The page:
Is President XI riding the global financial ocean of liquidity as the Great Helmsman? This is truly the realm of Notes From Underground where 2+2=5.

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26 Responses to “Notes From Underground: Did Xi Just Provide a Clue to China’s Yellow Brick Road?”

  1. drdjf Says:

    This is a great “note”. You pack more insight into a few paragraphs than the television financial media does in a month.

    • yraharris Says:

      Drdjf—thanks for your feedback and as you can read the iscussionmakes it all very worthwhile

  2. Chicken Says:

    Perhaps selective perception is blinding me but given better than expected GDP results (some apply the term “blowout”), it becomes increasingly difficult to trend dovish?

  3. kevinwaspi Says:

    I believe your second point about Xi’s address is prescient. As all western developed economies struggle with the paper chase of cleaning up the last fiat money inspired liquidity crunch by creating the next, use the cover of fiat finance to lever up, build out, and quietly assemble a metal reserve alternative to the bales of colorful Zimbabwe bucks multiplying like bacteria. China plays the long game of wei ch’i while the west entertains itself with a three card Monte street hustle.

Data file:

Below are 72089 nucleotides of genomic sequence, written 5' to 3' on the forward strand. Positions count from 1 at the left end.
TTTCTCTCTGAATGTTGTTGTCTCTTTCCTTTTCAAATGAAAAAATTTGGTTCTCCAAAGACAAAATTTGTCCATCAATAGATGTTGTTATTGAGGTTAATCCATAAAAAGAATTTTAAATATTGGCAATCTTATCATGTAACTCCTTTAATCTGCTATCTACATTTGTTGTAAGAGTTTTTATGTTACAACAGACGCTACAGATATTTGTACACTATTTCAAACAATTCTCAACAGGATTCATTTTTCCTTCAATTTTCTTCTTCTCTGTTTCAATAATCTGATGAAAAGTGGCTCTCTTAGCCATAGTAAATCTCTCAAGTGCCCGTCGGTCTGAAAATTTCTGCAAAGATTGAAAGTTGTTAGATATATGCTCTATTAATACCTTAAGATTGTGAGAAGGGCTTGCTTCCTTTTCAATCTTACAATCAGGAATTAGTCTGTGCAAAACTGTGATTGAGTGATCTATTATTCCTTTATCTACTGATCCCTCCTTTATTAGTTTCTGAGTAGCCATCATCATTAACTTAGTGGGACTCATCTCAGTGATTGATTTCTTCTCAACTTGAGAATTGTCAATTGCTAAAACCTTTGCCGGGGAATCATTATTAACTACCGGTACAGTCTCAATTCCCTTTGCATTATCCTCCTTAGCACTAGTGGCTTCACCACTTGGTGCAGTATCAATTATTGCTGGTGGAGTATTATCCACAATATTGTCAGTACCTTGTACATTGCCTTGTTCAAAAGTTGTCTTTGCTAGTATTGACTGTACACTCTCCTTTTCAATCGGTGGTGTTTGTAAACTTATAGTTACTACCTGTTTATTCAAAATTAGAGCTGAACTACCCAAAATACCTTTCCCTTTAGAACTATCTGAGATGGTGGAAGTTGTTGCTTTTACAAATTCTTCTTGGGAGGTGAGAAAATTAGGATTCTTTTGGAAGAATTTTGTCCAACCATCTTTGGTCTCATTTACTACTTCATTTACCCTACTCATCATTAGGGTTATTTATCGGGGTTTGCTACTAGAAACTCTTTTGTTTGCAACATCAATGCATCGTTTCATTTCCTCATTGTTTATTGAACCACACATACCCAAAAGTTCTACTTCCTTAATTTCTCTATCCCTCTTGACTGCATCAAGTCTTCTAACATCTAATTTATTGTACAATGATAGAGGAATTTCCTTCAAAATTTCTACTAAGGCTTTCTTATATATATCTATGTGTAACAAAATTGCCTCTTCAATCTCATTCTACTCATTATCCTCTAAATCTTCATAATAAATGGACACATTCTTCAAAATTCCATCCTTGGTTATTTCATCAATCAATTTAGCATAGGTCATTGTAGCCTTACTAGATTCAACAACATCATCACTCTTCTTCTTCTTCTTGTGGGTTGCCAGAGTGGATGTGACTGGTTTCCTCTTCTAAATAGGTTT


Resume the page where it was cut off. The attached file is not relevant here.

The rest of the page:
4. Tader 1 Says:


    To clarify the question in your previous post:

    Do still hold the opinion Draghi will raise the Neg. Rate on bank reserve depoists by June? As the reporter asked in the press conference it puts EU Banks at a $50 billion disadvantage to USA banks

    • yraharris Says:

      Trader 1—ok with that i agree with you—they will become more discretionary in regards to the tiering of the negative deposit rates—probably will take it to zero so at least it stops being a negative drag on the banks

  5. TraderB Says:

    Yra- As we all file our 2018 tax returns, most will find that there is no longer a tax benefit from their State Taxes, Property Taxes, and Mortgage Interest. We are all now much more likely to take the standard deduction. For folks in high value, high tax places like CA, NY, NJ, and IL this is a tough pill to swallow.

    Fiscal policy just gave homeowners an incentive to pay down their mortgage. This is not the backdrop Fed officials want if they are trying to stoke inflation. For rates to approach a level that entice more borrowers, those mortgage rates must now be attractive on their own without the assistance of the tax code. I think the Fed will be forced to cut interest rates very soon.

    Lower rates, lower fed credibility, and higher fiscal debt are all setting the stage for the next move in gold.

    • Chicken Says:

      Are you perhaps referring to a home equity loan, or the reduction on the qualifying amount of the mortgage loan?

      • TraderB Says:

        The reduction on the qualifying amount of a mortgage loan. Due to these changes, many will lose the tax benefits from these things they have historically deducted. I have to think this will have a negative impact on consumer spending and on CPI.